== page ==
The evolution of the cold interstellar medium in galaxies following a starburst
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We present the evolution of dust and molecular gas properties in a sample of 11 z ˜ 0.03 starburst to post-starburst (PSB) galaxies selected to span an age sequence from ongoing starburst to 1 Gyr after the starburst ended. All PSBs harbour significant molecular gas and dust reservoirs and residual star formation, indicating that complete quenching of the starburst due to exhaustion or expulsion of gas has not occurred during this timespan. As the starburst ages, we observe a clear decrease in the star formation efficiency, molecular gas and star formation rate (SFR) surface density, and effective dust temperature, from levels coincident with starburst galaxies to those of normal star-forming galaxies. These trends are consistent with a natural decrease in the SFR following consumption of molecular gas by the starburst, and corresponding decrease in the interstellar radiation field strength as the starburst ages. The gas and dust contents of the PSBs are coincident with those of star-forming galaxies and molecular gas-rich early-type galaxies, and are not consistent with galaxies on the red sequence. We find no evidence that the global gas reservoir is expelled by stellar winds or active galactic nuclei feedback. Our results show that although a strong starburst in a low-redshift galaxy may cause the galaxy to ultimately have a lower specific SFR and be of an earlier morphological type, the galaxy will remain in the `green valley' for an extended time. Multiple such episodes may be needed to complete migration of the galaxy from the blue- to red sequence.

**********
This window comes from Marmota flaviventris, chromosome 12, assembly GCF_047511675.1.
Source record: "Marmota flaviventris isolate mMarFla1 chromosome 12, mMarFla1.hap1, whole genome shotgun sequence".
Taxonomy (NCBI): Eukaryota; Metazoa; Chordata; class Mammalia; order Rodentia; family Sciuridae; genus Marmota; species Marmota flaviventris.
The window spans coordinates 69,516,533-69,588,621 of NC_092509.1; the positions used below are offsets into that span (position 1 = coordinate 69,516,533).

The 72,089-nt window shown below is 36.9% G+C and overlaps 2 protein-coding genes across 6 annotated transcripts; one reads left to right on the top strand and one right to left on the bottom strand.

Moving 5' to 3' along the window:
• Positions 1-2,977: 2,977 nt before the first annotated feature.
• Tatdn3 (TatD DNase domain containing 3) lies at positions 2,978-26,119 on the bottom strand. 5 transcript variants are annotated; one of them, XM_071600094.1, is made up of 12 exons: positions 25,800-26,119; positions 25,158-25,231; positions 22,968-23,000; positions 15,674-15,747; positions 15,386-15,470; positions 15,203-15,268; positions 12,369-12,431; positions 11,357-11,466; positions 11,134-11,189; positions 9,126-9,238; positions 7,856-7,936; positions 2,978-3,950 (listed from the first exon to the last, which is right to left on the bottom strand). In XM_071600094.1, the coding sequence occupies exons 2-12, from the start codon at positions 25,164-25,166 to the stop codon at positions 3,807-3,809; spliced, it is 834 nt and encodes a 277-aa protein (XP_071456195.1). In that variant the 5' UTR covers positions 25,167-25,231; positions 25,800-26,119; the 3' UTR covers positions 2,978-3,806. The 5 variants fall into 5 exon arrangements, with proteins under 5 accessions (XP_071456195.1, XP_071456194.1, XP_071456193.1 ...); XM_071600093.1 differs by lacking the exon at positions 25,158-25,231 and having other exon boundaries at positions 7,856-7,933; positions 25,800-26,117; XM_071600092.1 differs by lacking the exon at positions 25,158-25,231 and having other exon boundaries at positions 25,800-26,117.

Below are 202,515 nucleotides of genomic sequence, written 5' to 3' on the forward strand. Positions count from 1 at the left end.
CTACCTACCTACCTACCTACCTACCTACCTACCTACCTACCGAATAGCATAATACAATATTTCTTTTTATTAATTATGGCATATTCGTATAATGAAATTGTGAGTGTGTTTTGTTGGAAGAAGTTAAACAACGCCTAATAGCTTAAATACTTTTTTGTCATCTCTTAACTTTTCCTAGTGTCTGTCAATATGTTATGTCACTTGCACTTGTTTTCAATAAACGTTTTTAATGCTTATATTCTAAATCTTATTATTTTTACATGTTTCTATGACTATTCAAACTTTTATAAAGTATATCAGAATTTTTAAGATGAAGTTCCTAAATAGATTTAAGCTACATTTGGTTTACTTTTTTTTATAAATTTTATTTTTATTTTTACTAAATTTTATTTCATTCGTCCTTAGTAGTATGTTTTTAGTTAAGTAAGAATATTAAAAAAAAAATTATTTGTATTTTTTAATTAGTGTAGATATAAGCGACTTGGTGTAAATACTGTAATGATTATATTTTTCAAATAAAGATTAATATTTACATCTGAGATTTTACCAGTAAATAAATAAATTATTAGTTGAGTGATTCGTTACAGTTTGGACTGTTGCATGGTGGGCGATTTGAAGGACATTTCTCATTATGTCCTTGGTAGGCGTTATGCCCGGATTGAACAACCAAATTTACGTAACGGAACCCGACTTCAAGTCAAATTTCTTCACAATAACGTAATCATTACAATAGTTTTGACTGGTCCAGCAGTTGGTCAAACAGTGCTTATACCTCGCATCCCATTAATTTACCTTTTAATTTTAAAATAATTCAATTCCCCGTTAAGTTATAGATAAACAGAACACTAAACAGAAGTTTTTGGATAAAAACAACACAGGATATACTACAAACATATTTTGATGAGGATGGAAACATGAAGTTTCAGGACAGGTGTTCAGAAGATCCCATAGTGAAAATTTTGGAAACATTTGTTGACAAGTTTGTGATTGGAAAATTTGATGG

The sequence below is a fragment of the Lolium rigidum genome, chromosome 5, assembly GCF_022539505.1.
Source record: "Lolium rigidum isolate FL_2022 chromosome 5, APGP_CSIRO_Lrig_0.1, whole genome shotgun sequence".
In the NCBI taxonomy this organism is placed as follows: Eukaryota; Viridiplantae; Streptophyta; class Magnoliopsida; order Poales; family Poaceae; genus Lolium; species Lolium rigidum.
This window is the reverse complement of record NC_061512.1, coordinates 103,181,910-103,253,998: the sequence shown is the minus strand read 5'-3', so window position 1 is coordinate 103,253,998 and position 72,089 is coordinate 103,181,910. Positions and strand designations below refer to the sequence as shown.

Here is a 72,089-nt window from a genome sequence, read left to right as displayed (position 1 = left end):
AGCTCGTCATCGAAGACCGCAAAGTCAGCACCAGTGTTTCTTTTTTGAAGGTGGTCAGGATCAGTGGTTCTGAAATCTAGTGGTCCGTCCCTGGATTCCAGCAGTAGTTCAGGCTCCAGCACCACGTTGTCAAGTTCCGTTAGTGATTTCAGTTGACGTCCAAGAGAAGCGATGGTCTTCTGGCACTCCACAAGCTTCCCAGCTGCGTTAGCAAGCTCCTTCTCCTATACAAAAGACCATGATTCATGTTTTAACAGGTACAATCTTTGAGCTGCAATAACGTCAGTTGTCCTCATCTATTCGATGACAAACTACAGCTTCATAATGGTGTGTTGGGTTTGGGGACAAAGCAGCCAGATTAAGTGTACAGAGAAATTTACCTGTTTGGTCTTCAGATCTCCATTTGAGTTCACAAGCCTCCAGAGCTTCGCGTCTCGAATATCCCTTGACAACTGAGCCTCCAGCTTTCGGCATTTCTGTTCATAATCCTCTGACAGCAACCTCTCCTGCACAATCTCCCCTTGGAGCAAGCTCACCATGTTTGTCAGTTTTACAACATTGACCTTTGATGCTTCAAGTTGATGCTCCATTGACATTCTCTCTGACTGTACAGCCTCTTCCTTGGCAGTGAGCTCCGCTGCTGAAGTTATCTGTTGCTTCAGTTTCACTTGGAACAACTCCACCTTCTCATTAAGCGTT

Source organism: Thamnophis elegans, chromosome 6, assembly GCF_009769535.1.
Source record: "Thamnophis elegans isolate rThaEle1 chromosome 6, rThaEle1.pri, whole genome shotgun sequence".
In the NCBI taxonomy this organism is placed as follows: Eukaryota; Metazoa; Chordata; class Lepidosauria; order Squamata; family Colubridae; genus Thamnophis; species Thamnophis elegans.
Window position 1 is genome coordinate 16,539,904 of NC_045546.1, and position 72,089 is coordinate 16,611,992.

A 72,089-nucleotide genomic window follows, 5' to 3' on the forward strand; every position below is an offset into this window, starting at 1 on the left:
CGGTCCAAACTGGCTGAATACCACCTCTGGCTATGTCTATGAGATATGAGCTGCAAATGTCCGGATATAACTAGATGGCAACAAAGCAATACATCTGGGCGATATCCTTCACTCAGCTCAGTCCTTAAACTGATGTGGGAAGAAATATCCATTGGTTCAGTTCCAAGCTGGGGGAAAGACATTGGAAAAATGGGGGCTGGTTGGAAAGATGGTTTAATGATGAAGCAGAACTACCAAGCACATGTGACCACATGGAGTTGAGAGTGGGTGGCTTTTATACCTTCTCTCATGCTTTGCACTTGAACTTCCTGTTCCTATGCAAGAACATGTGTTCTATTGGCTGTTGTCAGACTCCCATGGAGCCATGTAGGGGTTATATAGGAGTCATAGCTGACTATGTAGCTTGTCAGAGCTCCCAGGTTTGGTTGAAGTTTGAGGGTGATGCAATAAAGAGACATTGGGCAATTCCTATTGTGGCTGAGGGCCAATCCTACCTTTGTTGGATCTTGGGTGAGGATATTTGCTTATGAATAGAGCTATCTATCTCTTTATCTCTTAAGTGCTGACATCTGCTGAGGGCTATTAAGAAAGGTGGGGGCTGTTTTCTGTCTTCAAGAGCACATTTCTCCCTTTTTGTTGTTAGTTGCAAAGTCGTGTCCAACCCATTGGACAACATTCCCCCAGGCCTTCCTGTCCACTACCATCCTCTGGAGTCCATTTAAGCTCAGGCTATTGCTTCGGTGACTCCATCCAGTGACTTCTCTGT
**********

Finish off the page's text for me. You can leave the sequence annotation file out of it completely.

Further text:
Rowlands , K , Wild , V , Nesvadba , N , Sibthorpe , B , Mortier , A , Lehnert , M & da Cunha , E 2015 , ' The evolution of the cold interstellar medium in galaxies following a starburst ' Monthly Notices of the Royal Astronomical Society , vol 448 , pp. 258-279 . DOI: 10.1093/mnras/stu2714
Monthly Notices of the Royal Astronomical Society
Copyright 2015 The Authors. Published by Oxford University Press on behalf of the Royal Astronomical Society
VW and KR acknowledge support from the European Research Council Starting Grant SEDmorph (P.I. VW).
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